In the fight over the Florida House of Representatives, Miami is a key battleground.
The campaign generals — incoming House Speaker Jose Oliva and incoming minority leader Kionne McGhee — are both from Miami-Dade County. And with 10 seats in play, their backyard is the territory that could determine which party comes out ahead in the numbers game.
If McGhee can claw back seats in the 120-member chamber this fall, Democrats will enter 2019 with a better shot at influencing legislation over the next two years. The conditions would appear to be ripe, with mid-term elections typically favoring the party on the outside of the White House and Democratic voter turnout up dramatically during the primary elections.
But even though Democrats outnumber Republicans in Miami, Dade County voters have steadily supported down-ballot Republicans, who have their own reasons to feel good about voter turnout during the primary election. And Oliva knows he has an opportunity, however unlikely, to head into the new year with a veto-proof super-majority that would enable him to vigorously pursue his agenda regardless of which party occupies the governor’s mansion.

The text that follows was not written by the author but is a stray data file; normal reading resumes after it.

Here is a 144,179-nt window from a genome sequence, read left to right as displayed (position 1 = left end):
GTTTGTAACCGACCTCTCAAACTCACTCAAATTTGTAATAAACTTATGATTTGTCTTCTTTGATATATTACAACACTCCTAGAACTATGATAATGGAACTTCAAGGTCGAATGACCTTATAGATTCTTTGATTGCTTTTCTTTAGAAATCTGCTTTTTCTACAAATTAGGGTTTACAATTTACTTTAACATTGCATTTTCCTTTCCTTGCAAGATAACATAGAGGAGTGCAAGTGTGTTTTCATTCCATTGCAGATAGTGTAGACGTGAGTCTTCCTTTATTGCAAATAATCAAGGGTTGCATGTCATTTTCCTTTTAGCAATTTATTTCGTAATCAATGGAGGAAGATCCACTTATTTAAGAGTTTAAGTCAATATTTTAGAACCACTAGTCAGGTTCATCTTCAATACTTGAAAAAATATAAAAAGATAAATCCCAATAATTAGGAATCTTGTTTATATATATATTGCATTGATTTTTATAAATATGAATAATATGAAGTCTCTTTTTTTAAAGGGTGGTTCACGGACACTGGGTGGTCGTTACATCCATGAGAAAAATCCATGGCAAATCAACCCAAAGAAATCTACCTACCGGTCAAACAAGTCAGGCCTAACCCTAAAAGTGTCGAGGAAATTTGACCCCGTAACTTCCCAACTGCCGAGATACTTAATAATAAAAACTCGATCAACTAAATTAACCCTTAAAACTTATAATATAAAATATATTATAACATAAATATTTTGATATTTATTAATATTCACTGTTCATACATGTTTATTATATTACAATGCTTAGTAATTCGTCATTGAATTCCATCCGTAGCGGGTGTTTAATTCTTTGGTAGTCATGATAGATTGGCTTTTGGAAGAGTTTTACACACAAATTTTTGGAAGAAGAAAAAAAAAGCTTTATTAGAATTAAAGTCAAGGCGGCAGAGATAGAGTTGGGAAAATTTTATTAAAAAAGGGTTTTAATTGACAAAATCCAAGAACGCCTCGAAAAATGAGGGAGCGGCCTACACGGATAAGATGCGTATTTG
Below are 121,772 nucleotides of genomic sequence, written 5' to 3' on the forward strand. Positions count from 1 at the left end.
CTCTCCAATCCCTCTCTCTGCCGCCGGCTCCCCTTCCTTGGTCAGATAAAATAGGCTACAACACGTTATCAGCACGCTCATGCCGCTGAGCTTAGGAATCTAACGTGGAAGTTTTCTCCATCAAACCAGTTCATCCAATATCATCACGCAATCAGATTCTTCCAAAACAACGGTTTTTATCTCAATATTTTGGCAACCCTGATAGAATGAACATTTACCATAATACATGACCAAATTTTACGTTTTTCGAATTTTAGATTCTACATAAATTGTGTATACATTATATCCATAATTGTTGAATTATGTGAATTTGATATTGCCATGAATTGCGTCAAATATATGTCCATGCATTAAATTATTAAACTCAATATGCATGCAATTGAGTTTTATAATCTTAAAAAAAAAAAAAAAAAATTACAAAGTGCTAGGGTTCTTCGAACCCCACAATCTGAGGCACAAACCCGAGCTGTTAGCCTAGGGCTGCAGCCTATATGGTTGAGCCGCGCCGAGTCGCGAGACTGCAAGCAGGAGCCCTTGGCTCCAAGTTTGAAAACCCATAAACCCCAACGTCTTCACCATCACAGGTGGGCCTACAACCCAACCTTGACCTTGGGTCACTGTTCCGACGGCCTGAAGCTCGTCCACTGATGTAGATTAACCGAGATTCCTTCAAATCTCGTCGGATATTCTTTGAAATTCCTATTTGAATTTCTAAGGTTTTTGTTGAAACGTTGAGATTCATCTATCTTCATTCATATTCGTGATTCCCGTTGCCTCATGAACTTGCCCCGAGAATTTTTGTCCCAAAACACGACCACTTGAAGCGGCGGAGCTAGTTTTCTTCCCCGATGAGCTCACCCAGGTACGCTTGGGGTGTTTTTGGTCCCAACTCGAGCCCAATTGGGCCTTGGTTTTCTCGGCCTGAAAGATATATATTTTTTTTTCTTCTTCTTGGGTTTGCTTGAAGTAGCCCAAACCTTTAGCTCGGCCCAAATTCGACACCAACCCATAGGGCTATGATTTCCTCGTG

“Miami-Dade County is going to be ground zero,” said McGhee.
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